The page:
How Data Science Is Changing Marketing Attribution 

How Data Science Is Changing Marketing Attribution 

Although many marketers rely on simplistic or outdated attribution models, improvements are being made.

We forecast that 58.3% of US companies will use multichannel attribution for their digital marketing efforts in 2019, up from 48.6% in 2017.

Multichannel attribution assigns marketing credit to more than one marketing channel or touchpoint. It also provides more complete data on a customer’s path to purchase than does last-click attribution, which credits a purchase or conversion to the last ad clicked by a customer.

While companies can better prove the value of their marketing efforts with multichannel attribution, they have a long way to go in gaining a deeper understanding of their campaign metrics.

For many, bridging traditional media measurement methods—like marketing mix modeling with multichannel attribution—remains a challenge. Even fewer are capable of combining the two and accounting for critical nonmarketing touchpoints, such as call centers, sales teams and the in-store experience.

While there is no panacea for marketers’ attribution challenges, data scientists may be part of the solution. Marketing firms should view their data science hires as a complement to their traditional marketing analytics, not as a substitute, according to Jim Spaeth, partner at media consultancy Sequent Partners.

“Without data science, traditional marketing analysts can’t cope with big data sets,” Spaeth said. “Without traditional marketing analytics, data science overlooks decades of knowledge about consumer behavior and advertising dynamics, and then mistakes data for answers.”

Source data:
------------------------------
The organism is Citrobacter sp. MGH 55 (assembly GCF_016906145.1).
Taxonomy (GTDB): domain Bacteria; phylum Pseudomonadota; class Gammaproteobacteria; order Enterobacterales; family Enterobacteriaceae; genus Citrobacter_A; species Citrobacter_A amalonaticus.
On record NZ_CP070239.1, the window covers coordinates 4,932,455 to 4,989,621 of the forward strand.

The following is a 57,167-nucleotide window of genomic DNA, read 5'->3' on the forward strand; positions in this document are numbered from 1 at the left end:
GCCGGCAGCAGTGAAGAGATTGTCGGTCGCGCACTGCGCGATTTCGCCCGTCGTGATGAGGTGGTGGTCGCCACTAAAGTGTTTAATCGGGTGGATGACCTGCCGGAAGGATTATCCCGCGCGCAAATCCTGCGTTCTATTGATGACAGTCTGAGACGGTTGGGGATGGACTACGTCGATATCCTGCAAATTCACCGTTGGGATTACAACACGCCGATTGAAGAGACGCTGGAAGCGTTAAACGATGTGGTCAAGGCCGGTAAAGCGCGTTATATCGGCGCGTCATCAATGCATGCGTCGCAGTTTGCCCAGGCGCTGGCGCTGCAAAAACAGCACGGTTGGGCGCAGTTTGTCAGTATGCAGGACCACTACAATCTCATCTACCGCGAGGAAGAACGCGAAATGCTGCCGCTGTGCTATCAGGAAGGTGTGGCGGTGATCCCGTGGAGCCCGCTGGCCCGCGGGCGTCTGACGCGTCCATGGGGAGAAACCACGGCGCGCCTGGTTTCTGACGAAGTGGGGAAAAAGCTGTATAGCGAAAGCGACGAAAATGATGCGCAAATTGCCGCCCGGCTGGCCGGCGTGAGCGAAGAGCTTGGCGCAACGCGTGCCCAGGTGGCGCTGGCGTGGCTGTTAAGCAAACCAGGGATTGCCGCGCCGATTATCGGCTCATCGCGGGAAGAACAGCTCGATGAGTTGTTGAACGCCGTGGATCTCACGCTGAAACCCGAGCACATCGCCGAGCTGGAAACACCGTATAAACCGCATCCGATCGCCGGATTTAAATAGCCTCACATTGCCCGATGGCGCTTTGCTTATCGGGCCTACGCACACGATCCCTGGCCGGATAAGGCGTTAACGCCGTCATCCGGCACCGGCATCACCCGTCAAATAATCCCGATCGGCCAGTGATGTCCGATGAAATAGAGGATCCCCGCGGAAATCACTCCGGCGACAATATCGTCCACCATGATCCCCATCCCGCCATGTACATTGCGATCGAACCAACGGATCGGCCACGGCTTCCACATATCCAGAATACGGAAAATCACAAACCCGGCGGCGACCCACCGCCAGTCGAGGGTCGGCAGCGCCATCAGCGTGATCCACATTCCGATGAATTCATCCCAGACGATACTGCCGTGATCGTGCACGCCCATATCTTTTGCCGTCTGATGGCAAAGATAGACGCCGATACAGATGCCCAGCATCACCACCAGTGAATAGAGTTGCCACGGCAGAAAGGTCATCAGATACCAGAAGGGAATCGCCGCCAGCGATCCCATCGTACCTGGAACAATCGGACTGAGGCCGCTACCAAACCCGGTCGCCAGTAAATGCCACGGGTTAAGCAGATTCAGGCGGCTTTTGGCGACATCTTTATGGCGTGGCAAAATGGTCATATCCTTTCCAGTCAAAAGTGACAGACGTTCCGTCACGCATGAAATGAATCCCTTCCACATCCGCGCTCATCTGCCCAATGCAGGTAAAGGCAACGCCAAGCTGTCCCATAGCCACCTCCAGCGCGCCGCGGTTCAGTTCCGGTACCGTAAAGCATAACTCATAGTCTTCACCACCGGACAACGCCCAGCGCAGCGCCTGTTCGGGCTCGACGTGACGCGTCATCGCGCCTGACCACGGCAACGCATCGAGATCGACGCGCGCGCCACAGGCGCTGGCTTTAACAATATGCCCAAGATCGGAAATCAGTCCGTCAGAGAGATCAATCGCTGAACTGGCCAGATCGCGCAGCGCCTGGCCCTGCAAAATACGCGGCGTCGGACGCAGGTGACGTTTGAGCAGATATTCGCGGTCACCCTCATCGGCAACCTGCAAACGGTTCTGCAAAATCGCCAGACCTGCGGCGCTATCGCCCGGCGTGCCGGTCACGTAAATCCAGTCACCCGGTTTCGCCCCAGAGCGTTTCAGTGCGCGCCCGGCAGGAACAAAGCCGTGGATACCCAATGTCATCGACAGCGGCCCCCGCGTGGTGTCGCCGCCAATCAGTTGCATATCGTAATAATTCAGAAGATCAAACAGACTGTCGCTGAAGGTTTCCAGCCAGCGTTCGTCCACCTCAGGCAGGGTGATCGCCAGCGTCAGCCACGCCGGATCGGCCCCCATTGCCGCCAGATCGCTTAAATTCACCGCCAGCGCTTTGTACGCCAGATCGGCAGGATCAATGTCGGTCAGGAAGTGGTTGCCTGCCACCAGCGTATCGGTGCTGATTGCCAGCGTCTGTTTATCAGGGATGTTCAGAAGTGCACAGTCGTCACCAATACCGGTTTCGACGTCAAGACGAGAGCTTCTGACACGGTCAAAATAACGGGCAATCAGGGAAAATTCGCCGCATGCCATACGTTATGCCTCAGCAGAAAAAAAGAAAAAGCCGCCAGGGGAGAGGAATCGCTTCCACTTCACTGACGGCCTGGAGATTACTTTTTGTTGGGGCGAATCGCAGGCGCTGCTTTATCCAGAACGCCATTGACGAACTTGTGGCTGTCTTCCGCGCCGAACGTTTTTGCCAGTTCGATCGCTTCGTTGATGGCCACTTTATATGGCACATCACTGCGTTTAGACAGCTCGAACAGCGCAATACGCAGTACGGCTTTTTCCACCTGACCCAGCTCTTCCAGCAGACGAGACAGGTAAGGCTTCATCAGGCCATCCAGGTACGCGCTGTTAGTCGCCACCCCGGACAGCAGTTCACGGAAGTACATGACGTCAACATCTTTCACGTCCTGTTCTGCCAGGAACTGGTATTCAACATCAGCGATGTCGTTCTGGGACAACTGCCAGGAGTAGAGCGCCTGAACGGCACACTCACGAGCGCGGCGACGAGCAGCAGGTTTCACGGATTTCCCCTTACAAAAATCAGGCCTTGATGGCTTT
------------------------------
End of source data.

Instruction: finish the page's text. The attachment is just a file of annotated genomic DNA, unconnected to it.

Many marketers agree. In a Salesforce poll of 4,101 marketing leaders worldwide, 42% of respondents said they are using methods driven by data science to measure their marketing success. A similar percentage said they measure their marketing success with attribution modeling, which included marketing mix modeling and multitouch attribution.

"In my experience, successful brands invest a lot of time and resources in making sure that data science and marketing collaborate,” said Nancy Hua, CTO of A/B testing platform Apptimize. “Marketers want to make decisions quickly, while data scientists want to take the time to collect and analyze the results for the most accurate answer possible. At companies that really succeed in digital, there's a healthy tension there.”

Data scientists are in demand at marketing firms, and they don’t come cheap. A Burtch Works study found that mid-level data scientists have a median salary of about $130,000.

“Building attribution solutions internally by hiring data scientists will be possible only for companies that have had success building large-scale data management and science teams, and are able to invest a lot more in the attribution solution than what they would have to pay if they go with an external vendor,” said Brian Baumgart, CEO of marketing analytics company Conversion Logic.

But that’s not to suggest that firms aren’t making room for these high-value roles. Andreas Reiffen, CEO of retail tech firm Crealytics, noted that thanks to advancements in artificial intelligence (AI), some companies are choosing to automate campaign execution. From there, budget is being reallocated to data science.

“You used to need a lot of head count to run your campaigns,” Reiffen said. “With AI, this has started to shift, because you can fully automate lots of these long-running repetitive tasks. That leads us to situations today where we need highly skilled, numbers-driven people—data scientists—who are able to perform these tasks.”

For more on how companies are shifting their internal structures and even their organizational cultures to make way for more data-driven, holistic attribution efforts, stay tuned for eMarketer’s upcoming report series on attribution.

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